Soba Class Notes

12 Oct

Apologies for the late posting from the soba class! If there’s anything I missed or noted incorrectly, please do comment and let me know! I’ll correct it promptly.

Cutting the soba noodles

What we saw Inouge-san make during the soba class was apparently only about 39% of the total amount of flour he usually makes. He used

  • 800 g of buckwheat
  • 390 g of water
  • 200g of flour
  • mirin (does anyone remember the amount?)
  1. Smooth the surface of the dough with your palms
  2. Use rolling pin(s) to flatten the dough to 5 mm **keep turning the soba dough to flatten evenly and in a circular shape!**
  3. Create 2 corners in the dough by rolling the dough around the pin, rather than just under
  4. Unroll the dough sideways to create the other 2 corners **make sure to flour the board, dough, and rolling pin thoroughly**
  5. Unroll the dough at a 45 degree angle to create an almost rectangular shape
  6. Correct the shape to more rectangular slowly with a short pin to the final 1.5 mm thickness
  7. Roll over pin once, turn around, and unroll the dough halfway
  8. Put a thin layer of flour over the unrolled half
  9. Unroll the rest over and put a layer of flour over that too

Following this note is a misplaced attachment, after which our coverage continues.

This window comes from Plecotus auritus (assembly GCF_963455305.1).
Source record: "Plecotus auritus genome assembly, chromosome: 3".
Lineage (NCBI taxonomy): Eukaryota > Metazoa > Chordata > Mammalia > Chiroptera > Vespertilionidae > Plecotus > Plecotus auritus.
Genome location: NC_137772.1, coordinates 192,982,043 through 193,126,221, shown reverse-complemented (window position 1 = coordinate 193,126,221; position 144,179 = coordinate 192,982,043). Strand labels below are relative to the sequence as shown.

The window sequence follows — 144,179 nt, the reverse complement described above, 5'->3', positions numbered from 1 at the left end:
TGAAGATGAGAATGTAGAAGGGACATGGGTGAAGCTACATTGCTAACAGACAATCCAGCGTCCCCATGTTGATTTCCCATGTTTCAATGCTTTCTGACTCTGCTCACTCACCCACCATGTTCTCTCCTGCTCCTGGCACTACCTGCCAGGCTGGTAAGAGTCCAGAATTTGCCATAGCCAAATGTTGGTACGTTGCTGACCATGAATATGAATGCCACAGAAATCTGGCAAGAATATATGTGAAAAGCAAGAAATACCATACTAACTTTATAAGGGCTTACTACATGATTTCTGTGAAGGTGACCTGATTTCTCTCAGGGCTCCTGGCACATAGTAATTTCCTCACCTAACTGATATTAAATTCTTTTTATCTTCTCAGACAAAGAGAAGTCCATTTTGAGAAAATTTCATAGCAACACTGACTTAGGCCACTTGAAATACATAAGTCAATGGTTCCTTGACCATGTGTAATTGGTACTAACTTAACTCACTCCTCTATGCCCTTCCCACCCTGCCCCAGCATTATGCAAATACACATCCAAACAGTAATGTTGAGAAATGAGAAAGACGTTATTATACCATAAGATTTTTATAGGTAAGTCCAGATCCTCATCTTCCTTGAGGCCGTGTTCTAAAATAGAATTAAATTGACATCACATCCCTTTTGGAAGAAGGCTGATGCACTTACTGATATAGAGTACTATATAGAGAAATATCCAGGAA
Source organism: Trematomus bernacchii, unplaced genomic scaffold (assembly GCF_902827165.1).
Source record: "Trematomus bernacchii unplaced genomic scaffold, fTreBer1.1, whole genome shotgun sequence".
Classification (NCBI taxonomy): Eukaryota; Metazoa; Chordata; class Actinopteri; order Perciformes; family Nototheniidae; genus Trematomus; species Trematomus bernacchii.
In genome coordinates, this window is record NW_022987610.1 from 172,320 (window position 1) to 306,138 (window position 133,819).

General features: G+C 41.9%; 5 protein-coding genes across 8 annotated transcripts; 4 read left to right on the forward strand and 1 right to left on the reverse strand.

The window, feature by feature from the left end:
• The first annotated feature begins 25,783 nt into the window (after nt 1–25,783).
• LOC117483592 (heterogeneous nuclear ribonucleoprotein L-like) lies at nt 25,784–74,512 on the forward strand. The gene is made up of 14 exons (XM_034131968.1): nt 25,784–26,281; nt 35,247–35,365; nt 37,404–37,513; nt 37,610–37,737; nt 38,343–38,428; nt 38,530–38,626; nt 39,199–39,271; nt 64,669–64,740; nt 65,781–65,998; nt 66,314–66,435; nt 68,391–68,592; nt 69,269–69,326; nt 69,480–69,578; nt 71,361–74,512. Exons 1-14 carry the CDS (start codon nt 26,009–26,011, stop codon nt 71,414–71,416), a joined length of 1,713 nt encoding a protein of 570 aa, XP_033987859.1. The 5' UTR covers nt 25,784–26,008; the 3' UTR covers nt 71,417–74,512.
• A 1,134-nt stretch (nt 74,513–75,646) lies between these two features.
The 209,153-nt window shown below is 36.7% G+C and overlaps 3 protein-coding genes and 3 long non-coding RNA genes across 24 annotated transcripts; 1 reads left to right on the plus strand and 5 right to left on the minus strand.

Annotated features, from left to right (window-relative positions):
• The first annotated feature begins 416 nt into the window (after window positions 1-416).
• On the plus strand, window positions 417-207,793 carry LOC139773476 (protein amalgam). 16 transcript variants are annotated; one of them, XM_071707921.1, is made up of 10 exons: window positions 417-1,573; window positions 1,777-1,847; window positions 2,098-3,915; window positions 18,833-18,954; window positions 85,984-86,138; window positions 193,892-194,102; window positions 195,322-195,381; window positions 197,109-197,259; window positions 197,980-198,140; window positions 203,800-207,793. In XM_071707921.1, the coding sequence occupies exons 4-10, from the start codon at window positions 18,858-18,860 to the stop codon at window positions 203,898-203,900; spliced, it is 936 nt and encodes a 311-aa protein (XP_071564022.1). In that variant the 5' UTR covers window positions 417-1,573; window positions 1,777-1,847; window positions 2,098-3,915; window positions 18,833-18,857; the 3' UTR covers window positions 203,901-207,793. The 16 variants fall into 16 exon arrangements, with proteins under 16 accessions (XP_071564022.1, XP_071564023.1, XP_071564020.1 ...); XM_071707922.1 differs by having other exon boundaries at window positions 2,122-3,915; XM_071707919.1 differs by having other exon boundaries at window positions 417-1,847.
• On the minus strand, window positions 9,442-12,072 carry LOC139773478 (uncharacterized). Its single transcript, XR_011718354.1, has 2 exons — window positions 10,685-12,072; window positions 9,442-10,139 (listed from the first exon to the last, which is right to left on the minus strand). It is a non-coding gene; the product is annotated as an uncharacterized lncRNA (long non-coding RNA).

10. Fold the second half over the first half and flour half of the top of the folded dough
  11. Repeat until the dough has been folded into a good cutting size for the length of your knife
  12. Put a thin layer of flour over cutting board and layer over top of flour
  13. Use a board over the flour to cut in straight lines **a 1.3 mm width cut is the most traditional size**
  14. Cook the noodles, drain the water, and eat

This is Inouge-san’s own recipe, which uses less water than usual. This keeps the ingredients’ characteristics, creates a stronger taste, and keeps the noodles not too soft.

Condiments used with the soba noodles were:

  • Okinawa brown sugar syrup (dessert style)
  • Sliced green onion
  • Wasabi
  • Daikon oroshi (grated daikon)
  • Soy sauce
  • Tosa joyu (seasoned with bonito)

The broth was made from: a soy sauce base, granulated sugar, bonito dashi, and mirin.

The softer soba dumplings that were made after the soba noodles were made with 2.5x water by weight with the buckwheat flour. To make these, just stir while heating on stovetop until the water and buckwheat mixture has a dough-y consistency!

According to Inouge-san, since soba has 92% more protein than eggs, eating soba with foods rich in vitamin A, vitamin C, and calcium is the perfect meal.

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